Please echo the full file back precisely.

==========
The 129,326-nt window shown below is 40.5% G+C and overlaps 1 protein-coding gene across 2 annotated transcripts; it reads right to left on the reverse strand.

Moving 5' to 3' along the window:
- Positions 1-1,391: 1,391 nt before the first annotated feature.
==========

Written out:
The 129,326-nt window shown below is 40.5% G+C and overlaps 1 protein-coding gene across 2 annotated transcripts; it reads right to left on the reverse strand.

Moving 5' to 3' along the window:
- Positions 1-1,391: 1,391 nt before the first annotated feature.